I find the outrage against this somewhat interesting. Facebook, in particular has decried the practice, stating that it is an unreasonable breach of an applicant’s privacy. I think this is the same Facebook that has regularly changed security settings to less secure default settings, revealing more information and pretty effectively reducing the privacy of any subscriber. Interesting bit of hypocrisy.
By its very definition, privacy is reduced in consumers of social media. The more public you make your persona, the less private you are, and the less privacy you have. We have an entire culture of people for whom social media is the norm, and NOT using it is anathema. There clearly has to be a balance of employer use and mis-use of this information.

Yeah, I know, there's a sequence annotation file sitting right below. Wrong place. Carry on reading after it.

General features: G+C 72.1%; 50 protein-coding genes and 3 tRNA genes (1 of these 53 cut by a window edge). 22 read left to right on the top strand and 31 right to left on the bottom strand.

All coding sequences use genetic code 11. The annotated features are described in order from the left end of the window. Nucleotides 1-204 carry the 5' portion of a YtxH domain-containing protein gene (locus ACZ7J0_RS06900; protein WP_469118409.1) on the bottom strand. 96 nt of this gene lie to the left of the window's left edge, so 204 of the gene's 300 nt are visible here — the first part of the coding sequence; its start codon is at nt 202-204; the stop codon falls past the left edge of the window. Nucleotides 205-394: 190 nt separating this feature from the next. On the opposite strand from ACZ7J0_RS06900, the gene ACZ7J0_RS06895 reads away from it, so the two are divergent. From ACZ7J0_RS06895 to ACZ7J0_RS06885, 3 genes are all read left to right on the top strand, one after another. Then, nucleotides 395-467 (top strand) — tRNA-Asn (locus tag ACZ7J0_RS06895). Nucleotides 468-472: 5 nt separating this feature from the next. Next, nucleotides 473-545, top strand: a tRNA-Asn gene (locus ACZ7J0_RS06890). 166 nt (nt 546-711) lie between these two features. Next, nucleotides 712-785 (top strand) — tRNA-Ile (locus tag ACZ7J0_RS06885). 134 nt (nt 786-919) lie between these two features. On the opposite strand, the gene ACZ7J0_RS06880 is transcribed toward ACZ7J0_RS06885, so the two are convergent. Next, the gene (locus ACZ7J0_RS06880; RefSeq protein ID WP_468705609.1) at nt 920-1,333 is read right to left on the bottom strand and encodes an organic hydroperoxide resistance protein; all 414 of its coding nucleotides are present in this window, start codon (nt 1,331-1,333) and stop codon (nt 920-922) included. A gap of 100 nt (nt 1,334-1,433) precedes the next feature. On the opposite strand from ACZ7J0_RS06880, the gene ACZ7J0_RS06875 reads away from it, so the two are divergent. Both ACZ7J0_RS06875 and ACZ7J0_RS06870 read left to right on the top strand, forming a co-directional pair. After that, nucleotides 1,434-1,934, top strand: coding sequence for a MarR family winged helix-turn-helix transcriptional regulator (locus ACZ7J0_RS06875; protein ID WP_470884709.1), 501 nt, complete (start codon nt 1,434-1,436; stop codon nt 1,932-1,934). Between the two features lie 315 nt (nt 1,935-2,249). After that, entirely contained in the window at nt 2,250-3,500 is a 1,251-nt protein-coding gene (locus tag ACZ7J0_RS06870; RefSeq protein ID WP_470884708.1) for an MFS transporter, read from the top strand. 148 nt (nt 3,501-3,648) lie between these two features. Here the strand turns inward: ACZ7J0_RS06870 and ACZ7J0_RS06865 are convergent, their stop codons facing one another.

But, at the same time, I find myself telling my daughter – a social media junkie who is also actively job hunting – to get a grip. There is simply no chance that you will ever be able to convince me that giving up your Facebook account information is anywhere near the same level invasion of privacy as providing the urine samples that I have done for every employer I have ever had.